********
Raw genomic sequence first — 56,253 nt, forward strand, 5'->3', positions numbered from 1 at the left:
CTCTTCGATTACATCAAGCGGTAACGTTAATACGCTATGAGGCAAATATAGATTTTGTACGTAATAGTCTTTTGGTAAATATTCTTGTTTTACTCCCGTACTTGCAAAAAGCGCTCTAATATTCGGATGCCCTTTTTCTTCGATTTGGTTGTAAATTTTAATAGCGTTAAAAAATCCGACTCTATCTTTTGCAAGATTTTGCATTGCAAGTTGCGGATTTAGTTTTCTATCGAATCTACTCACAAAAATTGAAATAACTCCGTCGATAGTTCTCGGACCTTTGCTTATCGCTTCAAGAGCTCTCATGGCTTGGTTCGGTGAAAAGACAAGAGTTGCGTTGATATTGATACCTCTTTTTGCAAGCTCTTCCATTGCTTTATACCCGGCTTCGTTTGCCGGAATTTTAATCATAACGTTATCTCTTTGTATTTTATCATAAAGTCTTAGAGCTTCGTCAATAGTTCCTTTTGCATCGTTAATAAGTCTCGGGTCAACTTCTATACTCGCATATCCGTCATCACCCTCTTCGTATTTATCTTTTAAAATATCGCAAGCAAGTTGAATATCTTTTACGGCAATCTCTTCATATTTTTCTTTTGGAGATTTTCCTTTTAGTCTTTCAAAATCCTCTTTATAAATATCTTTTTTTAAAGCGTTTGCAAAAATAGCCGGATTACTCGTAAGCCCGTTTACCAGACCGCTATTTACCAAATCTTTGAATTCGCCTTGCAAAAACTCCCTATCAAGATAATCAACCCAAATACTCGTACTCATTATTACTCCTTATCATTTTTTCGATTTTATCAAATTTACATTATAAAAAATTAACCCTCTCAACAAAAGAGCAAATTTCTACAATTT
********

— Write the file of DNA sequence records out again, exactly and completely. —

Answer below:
Raw genomic sequence first — 56,253 nt, forward strand, 5'->3', positions numbered from 1 at the left:
CTCTTCGATTACATCAAGCGGTAACGTTAATACGCTATGAGGCAAATATAGATTTTGTACGTAATAGTCTTTTGGTAAATATTCTTGTTTTACTCCCGTACTTGCAAAAAGCGCTCTAATATTCGGATGCCCTTTTTCTTCGATTTGGTTGTAAATTTTAATAGCGTTAAAAAATCCGACTCTATCTTTTGCAAGATTTTGCATTGCAAGTTGCGGATTTAGTTTTCTATCGAATCTACTCACAAAAATTGAAATAACTCCGTCGATAGTTCTCGGACCTTTGCTTATCGCTTCAAGAGCTCTCATGGCTTGGTTCGGTGAAAAGACAAGAGTTGCGTTGATATTGATACCTCTTTTTGCAAGCTCTTCCATTGCTTTATACCCGGCTTCGTTTGCCGGAATTTTAATCATAACGTTATCTCTTTGTATTTTATCATAAAGTCTTAGAGCTTCGTCAATAGTTCCTTTTGCATCGTTAATAAGTCTCGGGTCAACTTCTATACTCGCATATCCGTCATCACCCTCTTCGTATTTATCTTTTAAAATATCGCAAGCAAGTTGAATATCTTTTACGGCAATCTCTTCATATTTTTCTTTTGGAGATTTTCCTTTTAGTCTTTCAAAATCCTCTTTATAAATATCTTTTTTTAAAGCGTTTGCAAAAATAGCCGGATTACTCGTAAGCCCGTTTACCAGACCGCTATTTACCAAATCTTTGAATTCGCCTTGCAAAAACTCCCTATCAAGATAATCAACCCAAATACTCGTACTCATTATTACTCCTTATCATTTTTTCGATTTTATCAAATTTACATTATAAAAAATTAACCCTCTCAACAAAAGAGCAAATTTCTACAATTT